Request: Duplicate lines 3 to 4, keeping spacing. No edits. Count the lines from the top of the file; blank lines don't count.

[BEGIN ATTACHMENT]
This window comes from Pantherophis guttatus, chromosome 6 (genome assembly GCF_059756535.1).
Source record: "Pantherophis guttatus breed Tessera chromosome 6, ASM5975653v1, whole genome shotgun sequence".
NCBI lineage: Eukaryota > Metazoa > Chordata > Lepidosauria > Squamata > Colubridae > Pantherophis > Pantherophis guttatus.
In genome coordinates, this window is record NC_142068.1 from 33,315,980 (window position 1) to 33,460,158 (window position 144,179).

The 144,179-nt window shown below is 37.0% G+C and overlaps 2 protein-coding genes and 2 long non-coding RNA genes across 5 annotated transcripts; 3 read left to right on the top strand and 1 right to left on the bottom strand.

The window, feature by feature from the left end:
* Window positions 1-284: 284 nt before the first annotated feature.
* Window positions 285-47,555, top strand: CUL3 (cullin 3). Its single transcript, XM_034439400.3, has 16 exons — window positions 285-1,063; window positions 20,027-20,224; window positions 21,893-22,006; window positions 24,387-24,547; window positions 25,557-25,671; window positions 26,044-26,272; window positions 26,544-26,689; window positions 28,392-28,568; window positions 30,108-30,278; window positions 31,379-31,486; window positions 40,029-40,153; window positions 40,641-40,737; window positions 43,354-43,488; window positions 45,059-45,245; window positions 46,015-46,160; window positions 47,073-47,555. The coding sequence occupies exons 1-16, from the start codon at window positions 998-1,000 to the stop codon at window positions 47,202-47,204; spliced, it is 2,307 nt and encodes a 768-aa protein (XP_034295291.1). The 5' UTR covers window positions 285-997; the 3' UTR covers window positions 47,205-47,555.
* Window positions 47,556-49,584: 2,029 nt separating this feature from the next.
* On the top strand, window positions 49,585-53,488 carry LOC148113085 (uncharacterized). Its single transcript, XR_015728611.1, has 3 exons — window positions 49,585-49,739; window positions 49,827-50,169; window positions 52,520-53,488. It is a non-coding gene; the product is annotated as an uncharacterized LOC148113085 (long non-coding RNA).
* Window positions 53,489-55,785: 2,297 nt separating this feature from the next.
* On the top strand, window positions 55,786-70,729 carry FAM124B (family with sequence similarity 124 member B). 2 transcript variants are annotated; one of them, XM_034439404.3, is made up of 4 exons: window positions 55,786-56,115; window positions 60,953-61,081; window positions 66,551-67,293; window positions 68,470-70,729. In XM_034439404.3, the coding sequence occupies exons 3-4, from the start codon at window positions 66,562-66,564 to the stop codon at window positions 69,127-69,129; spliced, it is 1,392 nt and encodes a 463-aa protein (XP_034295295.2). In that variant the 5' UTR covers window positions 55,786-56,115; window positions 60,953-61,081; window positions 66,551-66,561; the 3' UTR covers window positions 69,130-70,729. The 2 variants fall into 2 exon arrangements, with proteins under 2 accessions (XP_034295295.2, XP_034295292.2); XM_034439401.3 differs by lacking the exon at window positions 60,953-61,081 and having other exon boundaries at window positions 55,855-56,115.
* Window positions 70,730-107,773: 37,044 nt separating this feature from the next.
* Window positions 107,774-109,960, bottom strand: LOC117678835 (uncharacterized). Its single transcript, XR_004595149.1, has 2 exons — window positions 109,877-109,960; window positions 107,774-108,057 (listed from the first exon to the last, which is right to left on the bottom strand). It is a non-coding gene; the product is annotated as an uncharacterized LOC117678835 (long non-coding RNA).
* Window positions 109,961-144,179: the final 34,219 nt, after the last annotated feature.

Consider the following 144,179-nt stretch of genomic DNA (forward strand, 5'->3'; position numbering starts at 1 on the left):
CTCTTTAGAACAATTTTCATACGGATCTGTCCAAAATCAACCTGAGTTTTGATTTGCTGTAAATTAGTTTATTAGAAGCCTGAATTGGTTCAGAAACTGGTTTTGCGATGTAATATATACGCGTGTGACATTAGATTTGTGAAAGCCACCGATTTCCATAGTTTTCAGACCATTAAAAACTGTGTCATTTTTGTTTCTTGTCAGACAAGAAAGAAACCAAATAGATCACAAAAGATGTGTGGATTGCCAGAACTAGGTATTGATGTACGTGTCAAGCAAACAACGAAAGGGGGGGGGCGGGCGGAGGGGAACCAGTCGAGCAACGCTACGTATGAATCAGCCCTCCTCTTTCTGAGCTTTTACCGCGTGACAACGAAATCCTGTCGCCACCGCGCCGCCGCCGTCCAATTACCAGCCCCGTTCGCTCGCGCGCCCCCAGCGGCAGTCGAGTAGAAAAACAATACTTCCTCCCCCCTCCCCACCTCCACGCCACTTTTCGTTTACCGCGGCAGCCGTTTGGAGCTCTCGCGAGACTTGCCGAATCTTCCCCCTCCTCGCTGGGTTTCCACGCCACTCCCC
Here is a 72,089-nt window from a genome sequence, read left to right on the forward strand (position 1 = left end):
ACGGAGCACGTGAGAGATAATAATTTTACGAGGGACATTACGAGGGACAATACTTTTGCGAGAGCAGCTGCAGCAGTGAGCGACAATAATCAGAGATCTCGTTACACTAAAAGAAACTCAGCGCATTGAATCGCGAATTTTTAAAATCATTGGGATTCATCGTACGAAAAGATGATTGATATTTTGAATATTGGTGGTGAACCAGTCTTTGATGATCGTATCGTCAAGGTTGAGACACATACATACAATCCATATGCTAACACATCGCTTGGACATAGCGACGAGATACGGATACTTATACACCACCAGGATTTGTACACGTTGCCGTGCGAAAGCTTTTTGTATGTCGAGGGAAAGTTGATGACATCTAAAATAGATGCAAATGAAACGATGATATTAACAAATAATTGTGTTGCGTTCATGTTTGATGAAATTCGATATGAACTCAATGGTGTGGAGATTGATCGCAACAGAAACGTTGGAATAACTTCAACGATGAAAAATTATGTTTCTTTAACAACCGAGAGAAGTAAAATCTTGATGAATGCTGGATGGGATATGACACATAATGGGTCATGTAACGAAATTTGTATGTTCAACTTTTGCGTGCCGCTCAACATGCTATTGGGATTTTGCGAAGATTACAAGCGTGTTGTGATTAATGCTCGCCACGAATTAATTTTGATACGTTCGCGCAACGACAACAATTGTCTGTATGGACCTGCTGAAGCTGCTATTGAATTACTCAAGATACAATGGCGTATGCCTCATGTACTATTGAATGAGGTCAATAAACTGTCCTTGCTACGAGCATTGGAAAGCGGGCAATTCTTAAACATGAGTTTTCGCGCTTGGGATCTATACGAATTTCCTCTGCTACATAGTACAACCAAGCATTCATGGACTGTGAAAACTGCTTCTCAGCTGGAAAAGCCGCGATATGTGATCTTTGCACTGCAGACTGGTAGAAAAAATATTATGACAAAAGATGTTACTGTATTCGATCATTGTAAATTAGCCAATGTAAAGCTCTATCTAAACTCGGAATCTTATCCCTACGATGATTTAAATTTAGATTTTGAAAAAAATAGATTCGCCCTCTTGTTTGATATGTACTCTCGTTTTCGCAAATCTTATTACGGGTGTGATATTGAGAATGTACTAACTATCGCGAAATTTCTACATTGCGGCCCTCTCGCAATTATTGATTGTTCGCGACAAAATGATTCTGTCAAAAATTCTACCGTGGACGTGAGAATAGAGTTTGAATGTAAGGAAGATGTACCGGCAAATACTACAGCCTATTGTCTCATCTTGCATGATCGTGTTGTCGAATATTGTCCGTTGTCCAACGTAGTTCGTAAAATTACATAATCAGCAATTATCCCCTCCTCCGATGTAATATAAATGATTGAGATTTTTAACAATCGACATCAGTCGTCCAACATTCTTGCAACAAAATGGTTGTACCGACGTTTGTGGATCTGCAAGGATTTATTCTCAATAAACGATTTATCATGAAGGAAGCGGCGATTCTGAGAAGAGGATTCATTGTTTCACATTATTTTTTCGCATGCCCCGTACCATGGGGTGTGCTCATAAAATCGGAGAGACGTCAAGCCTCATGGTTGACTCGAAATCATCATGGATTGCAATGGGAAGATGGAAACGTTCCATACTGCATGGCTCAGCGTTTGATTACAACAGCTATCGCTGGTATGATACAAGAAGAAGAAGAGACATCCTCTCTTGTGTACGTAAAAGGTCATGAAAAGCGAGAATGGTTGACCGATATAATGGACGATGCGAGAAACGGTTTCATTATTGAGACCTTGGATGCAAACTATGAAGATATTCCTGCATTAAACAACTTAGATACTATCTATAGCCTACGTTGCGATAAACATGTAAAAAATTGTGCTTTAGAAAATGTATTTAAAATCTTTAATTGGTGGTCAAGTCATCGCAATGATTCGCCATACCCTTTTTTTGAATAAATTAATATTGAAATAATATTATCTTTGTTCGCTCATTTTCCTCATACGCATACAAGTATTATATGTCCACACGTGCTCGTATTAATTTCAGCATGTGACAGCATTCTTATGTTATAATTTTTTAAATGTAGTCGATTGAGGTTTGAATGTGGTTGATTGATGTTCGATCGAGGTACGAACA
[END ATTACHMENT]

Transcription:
NCBI lineage: Eukaryota > Metazoa > Chordata > Lepidosauria > Squamata > Colubridae > Pantherophis > Pantherophis guttatus.
In genome coordinates, this window is record NC_142068.1 from 33,315,980 (window position 1) to 33,460,158 (window position 144,179).